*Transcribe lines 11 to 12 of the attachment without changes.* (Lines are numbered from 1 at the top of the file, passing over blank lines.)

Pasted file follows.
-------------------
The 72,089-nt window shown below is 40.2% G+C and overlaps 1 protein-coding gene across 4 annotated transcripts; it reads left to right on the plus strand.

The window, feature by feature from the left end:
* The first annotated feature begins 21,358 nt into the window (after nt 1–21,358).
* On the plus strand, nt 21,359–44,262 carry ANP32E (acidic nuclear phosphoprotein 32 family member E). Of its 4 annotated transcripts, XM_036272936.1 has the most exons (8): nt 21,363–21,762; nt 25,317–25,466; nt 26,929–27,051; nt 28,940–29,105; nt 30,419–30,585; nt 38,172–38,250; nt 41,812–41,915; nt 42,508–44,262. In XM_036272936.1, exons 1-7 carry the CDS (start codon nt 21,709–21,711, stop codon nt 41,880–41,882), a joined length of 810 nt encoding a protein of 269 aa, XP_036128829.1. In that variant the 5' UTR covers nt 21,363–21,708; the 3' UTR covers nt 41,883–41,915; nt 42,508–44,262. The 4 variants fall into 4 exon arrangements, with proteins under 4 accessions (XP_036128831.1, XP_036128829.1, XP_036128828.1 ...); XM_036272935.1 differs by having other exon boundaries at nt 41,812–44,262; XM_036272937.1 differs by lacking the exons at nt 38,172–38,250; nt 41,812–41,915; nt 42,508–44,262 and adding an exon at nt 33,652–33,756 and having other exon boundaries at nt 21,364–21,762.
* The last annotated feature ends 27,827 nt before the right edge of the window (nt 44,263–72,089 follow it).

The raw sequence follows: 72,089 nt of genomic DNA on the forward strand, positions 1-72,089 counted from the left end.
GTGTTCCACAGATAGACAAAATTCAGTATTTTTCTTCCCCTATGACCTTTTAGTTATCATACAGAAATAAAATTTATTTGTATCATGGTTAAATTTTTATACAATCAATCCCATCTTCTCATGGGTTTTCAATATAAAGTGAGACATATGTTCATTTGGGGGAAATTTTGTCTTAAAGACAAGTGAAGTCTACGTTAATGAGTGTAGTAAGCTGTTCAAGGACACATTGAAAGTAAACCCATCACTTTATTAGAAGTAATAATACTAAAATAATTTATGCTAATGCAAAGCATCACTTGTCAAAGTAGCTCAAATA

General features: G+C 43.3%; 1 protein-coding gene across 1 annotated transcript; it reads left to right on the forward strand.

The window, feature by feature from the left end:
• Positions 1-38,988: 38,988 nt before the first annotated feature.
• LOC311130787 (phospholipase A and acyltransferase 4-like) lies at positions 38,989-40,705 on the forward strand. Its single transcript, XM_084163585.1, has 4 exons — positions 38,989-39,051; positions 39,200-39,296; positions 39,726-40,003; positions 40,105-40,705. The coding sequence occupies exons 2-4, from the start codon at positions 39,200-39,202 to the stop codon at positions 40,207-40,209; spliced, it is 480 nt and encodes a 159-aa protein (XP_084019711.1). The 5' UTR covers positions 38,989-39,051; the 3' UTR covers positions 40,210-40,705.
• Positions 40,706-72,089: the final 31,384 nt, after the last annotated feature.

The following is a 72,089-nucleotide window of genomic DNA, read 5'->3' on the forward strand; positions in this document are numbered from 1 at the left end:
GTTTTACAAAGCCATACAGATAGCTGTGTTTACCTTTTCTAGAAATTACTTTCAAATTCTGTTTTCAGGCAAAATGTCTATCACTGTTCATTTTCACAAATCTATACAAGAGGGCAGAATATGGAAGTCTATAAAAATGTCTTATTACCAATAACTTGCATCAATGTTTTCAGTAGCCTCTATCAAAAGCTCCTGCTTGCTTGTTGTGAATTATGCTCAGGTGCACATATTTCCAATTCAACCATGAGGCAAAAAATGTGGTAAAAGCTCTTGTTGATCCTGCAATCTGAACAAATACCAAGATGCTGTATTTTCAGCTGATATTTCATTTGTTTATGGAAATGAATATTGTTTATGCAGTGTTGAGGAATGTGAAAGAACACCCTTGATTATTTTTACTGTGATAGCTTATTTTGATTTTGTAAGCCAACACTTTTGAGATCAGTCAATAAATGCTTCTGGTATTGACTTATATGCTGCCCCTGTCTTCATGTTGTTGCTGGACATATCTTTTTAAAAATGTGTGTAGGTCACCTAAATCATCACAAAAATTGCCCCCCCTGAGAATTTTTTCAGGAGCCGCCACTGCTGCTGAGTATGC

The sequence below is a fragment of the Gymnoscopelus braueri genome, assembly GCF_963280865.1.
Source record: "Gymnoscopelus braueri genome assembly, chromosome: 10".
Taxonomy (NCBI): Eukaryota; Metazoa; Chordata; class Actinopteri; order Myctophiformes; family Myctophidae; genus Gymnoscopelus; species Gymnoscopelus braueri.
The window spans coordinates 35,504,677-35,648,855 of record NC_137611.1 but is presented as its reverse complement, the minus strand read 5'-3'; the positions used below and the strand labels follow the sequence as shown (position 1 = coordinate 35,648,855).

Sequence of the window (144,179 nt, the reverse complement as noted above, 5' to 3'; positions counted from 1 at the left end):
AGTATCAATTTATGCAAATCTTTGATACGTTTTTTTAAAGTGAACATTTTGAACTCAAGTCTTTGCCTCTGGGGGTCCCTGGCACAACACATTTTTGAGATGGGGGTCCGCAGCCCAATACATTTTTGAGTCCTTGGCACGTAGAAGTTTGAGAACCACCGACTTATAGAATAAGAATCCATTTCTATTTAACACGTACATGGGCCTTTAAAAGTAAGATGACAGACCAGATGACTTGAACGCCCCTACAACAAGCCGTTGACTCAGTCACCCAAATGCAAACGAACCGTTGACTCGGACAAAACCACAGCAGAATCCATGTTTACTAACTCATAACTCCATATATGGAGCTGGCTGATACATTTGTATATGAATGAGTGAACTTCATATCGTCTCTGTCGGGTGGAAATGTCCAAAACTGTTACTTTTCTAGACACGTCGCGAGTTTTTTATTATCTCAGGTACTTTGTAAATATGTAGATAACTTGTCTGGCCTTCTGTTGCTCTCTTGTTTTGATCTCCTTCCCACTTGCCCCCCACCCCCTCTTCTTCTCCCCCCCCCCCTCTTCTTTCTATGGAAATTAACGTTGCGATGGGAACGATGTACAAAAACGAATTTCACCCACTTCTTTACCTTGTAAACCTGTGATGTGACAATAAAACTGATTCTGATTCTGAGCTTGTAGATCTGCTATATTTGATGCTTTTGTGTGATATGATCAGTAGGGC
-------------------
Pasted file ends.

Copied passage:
• LOC311130787 (phospholipase A and acyltransferase 4-like) lies at positions 38,989-40,705 on the forward strand. Its single transcript, XM_084163585.1, has 4 exons — positions 38,989-39,051; positions 39,200-39,296; positions 39,726-40,003; positions 40,105-40,705. The coding sequence occupies exons 2-4, from the start codon at positions 39,200-39,202 to the stop codon at positions 40,207-40,209; spliced, it is 480 nt and encodes a 159-aa protein (XP_084019711.1). The 5' UTR covers positions 38,989-39,051; the 3' UTR covers positions 40,210-40,705.
• Positions 40,706-72,089: the final 31,384 nt, after the last annotated feature.